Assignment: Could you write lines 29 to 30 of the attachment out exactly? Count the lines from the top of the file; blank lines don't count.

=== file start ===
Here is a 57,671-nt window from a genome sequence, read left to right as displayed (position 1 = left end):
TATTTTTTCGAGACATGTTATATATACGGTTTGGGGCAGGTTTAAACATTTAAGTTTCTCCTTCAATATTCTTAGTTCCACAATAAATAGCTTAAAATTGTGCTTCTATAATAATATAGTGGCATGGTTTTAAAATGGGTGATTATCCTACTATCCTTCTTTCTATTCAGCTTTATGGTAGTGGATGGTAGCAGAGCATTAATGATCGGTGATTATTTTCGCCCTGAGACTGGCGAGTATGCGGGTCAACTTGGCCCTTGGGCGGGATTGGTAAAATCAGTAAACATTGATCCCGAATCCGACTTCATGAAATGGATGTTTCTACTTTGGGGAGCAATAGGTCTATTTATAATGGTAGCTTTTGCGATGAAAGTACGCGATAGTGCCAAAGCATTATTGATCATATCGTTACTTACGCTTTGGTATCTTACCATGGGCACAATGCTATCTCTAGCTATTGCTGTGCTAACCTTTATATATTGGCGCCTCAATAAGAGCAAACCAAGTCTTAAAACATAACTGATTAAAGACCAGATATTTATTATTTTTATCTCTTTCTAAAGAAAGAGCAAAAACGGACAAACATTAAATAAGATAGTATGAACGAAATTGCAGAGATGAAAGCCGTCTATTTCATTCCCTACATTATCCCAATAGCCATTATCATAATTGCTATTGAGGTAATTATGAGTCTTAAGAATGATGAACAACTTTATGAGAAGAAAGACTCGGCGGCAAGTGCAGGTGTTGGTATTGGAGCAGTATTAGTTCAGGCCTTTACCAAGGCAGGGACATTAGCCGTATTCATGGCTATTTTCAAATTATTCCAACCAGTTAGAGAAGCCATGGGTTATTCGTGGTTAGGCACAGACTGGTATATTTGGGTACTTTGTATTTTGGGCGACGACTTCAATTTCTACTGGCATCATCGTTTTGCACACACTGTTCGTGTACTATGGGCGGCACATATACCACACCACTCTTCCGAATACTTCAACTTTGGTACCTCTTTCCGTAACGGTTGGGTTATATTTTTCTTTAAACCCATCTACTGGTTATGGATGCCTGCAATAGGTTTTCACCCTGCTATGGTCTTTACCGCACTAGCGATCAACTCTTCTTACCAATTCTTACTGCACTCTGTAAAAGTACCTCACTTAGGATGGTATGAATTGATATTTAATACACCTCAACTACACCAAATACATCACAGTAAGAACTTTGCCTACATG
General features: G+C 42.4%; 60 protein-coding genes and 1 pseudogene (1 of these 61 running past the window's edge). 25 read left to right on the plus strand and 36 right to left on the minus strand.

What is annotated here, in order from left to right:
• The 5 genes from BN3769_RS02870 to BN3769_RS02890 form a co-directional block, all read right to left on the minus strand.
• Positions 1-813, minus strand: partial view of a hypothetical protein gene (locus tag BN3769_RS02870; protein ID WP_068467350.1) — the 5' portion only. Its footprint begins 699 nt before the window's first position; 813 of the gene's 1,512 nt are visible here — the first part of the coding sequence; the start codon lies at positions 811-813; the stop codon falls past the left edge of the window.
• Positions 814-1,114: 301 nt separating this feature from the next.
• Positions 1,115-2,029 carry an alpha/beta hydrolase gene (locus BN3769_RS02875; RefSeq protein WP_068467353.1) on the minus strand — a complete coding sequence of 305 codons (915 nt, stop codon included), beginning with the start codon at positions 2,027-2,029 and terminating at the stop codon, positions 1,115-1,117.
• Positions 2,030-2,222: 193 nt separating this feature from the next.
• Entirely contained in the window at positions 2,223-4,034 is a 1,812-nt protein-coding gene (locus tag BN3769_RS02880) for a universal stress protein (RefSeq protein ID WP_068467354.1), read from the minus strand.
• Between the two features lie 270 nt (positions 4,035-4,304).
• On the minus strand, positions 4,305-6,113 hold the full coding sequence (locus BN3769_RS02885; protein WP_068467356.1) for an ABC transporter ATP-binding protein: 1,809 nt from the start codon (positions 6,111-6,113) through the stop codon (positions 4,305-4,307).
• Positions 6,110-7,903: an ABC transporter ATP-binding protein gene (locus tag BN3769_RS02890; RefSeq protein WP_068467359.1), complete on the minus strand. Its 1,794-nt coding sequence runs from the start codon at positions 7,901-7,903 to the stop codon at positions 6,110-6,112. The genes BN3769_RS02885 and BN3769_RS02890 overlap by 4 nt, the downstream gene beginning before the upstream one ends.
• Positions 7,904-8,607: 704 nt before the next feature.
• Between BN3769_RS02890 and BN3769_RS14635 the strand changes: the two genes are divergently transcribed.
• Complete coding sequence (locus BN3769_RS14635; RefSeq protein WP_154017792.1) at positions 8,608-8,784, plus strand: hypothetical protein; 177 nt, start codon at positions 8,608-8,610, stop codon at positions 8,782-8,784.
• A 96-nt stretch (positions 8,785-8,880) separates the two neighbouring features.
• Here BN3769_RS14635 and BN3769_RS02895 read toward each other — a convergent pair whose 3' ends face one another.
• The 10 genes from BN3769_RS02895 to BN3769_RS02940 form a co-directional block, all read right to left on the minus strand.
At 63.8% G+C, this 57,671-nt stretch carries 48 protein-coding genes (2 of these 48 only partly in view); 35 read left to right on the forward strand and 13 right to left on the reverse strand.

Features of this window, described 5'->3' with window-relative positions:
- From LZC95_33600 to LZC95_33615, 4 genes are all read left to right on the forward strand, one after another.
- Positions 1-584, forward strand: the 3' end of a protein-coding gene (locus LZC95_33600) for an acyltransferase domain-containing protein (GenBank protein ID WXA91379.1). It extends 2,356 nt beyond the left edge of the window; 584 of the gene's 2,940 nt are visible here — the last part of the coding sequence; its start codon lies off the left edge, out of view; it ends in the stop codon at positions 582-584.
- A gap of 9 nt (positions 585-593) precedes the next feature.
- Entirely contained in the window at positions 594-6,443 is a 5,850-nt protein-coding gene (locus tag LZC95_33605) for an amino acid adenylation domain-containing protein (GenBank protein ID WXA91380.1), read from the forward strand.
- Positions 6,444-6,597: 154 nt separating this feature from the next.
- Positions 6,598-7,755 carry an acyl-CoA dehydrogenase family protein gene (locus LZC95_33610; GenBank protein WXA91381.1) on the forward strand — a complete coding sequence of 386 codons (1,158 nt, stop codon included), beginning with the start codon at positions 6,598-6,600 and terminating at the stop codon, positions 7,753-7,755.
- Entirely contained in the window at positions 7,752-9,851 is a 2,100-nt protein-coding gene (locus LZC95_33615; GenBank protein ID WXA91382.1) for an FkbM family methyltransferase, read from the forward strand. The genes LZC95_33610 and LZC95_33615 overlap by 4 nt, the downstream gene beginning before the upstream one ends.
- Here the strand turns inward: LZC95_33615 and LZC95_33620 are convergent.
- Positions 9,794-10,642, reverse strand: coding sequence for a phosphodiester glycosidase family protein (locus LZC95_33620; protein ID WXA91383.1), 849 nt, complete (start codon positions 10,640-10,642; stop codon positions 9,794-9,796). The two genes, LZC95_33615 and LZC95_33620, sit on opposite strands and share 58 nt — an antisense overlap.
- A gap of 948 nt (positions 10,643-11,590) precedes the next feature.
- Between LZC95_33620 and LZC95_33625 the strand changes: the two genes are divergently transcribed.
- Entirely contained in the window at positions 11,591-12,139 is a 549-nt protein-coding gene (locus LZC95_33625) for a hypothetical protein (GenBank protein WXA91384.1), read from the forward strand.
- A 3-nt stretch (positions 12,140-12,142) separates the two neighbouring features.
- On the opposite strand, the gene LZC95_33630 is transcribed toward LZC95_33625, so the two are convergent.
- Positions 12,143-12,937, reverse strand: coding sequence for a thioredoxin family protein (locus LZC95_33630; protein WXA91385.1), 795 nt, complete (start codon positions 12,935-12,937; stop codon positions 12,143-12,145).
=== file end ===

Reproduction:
- Here the strand turns inward: LZC95_33615 and LZC95_33620 are convergent.
- Positions 9,794-10,642, reverse strand: coding sequence for a phosphodiester glycosidase family protein (locus LZC95_33620; protein ID WXA91383.1), 849 nt, complete (start codon positions 10,640-10,642; stop codon positions 9,794-9,796). The two genes, LZC95_33615 and LZC95_33620, sit on opposite strands and share 58 nt — an antisense overlap.